Kurdish forces, called the People’s Protection Units, or YPG, flaunted a mine-resistant ambush protected vehicle over social media Tuesday — an up-armored gun truck specifically designed to resist improvised explosive devices, but not previously authorized for provision to U.S.-backed forces.

The vehicle, abbreviated as an MRAP, was seen in a video posted by an official YPG Twitter account, as fighters geared up for an assault against the Islamic State near Deir ez-Zor, in eastern Syria.

The YPG make up a significant portion of the U.S.-backed Syrian Democratic Forces, or SDF, which U.S. officials have been working to coax back to fighting ISIS holdouts after they largely headed north to fend off a Turkish offensive against Kurdish fighters in Afrin, Syria.

Marine Maj. Adrian Rankine-Galloway, a Pentagon spokesman, confirmed to Military Times that the U.S. government is providing MRAPs to the Syrian Arab Coalition, which he called “an essential component of the SDF.”

“However, we cannot speak to the facts behind this photo, and will not speculate on what is depicted,” Rankine-Galloway said.

The flag flown on top of the MRAP appears to be adorned with the SDF logo, and could be manned by non-Kurdish members of the coalition, although the YPG command structure is deeply embedded within the SDF.

The U.S. military often transfers equipment to partner forces in order “to maintain an operational advantage over ISIS, which has had years to fortify their defenses with lethal barriers, obstacles and improvised explosive devices,” Rankine-Galloway added.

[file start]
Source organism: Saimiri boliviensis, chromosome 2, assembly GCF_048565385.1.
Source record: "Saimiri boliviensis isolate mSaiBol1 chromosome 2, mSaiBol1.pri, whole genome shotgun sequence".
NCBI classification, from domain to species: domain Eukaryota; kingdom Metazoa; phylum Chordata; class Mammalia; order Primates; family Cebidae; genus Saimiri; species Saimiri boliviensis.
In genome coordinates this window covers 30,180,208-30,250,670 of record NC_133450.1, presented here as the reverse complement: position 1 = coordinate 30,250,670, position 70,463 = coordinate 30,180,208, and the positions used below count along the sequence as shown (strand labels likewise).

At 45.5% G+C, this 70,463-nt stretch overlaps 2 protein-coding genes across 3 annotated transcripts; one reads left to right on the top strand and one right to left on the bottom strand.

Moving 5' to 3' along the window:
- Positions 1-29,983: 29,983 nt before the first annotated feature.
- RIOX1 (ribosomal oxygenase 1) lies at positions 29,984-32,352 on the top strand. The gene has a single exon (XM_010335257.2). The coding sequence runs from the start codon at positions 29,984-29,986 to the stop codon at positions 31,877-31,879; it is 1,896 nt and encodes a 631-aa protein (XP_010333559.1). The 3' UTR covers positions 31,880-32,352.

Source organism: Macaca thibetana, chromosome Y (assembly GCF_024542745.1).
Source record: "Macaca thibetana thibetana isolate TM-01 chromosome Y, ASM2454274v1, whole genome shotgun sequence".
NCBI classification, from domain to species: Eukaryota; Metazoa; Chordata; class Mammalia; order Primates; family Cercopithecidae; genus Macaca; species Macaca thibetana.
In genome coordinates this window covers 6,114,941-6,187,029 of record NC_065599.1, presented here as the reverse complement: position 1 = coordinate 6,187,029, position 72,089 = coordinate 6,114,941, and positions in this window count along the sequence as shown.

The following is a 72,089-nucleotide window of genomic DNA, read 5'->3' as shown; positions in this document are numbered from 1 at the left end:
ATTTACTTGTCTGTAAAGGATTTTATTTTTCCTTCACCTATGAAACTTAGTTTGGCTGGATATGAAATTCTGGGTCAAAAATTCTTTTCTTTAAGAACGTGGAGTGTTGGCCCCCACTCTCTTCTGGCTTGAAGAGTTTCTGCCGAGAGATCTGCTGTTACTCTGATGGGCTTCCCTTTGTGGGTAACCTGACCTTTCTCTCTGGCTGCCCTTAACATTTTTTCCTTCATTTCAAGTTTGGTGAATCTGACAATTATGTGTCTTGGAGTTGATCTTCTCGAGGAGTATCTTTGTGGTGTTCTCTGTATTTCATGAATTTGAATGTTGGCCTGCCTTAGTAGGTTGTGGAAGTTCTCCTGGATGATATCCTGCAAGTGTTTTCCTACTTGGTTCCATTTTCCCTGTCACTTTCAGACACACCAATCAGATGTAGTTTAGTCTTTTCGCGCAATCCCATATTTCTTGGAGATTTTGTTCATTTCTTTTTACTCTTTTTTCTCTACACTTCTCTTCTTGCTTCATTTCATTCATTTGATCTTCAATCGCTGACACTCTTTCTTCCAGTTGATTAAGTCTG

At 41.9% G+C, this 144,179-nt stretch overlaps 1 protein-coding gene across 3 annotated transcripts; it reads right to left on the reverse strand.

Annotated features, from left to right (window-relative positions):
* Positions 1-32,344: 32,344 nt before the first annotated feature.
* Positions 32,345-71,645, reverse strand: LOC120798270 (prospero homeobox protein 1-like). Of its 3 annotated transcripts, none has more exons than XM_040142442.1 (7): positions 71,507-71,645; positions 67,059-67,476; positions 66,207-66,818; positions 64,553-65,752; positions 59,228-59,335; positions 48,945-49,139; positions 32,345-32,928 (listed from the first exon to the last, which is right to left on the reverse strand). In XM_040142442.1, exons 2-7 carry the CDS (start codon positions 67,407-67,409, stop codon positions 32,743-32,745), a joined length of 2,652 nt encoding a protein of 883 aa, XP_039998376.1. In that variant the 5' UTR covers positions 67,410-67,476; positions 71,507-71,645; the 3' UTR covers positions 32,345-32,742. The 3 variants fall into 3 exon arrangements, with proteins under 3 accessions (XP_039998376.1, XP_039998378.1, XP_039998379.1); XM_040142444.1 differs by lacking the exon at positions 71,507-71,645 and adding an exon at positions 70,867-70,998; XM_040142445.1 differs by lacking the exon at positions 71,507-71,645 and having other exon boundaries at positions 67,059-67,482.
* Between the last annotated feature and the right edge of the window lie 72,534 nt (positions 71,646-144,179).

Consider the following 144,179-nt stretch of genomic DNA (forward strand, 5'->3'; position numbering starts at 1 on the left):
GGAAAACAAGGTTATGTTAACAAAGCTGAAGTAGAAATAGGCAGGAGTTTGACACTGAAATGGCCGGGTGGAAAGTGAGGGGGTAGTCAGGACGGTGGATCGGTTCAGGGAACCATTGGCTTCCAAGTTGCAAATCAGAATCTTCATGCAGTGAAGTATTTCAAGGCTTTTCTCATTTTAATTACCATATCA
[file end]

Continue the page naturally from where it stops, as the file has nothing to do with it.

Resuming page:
ISIS fighters were last reported to be focused in isolated pockets along the Middle Euphrates River Valley, according to a Pentagon briefing in April.

It remains unclear whether these MRAPs pictured with YPG fighters were passed along from the Syrian Arab Coalition or perhaps from other Kurdish forces, such as Iraqi peshmerga who were gifted roughly 250 MRAPs during their own anti-ISIS offensives in 2015.

Previously, the U.S. proxy group was only known to be authorized Humvees, Toyota Hilux trucks, Toyota Land Cruisers and Lenco BearCat armored vehicles, as well as various armored tractors and bulldozers.

Syrian Democratic Forces have also been seen running with homemade armored vehicles, as well as Russian BMP infantry fighting vehicles and Russian tanks captured from President Bashar al-Assad’s forces when the Syrian Civil War first kicked off.

U.S. military assistance to Kurdish fighters has been a source of contention with Turkey, a NATO ally. Turkey claims the YPG is aligned with the Kurdistan Worker’s Party, or PKK, which is listed as a terror group by both countries.

In order to avoid further tensions with Turkey, the Pentagon said the provision of MRAPs and other equipment is made known to Ankara’s leadership in a timely manner.

“We maintain transparency with our NATO ally Turkey, providing them with detailed and timely information about equipment and support to the SDF,” Rankine-Galloway said.

In the end, the Pentagon may be walking a thin line in relations with Turkey by providing high-tech equipment to Syrian Arabs, rather than Syrian Kurds, when both groups exist within the same SDF coalition.

Kyle Rempfer was an editor and reporter who has covered combat operations, criminal cases, foreign military assistance and training accidents. Before entering journalism, Kyle served in U.S. Air Force Special Tactics and deployed in 2014 to Paktika Province, Afghanistan, and Baghdad, Iraq.

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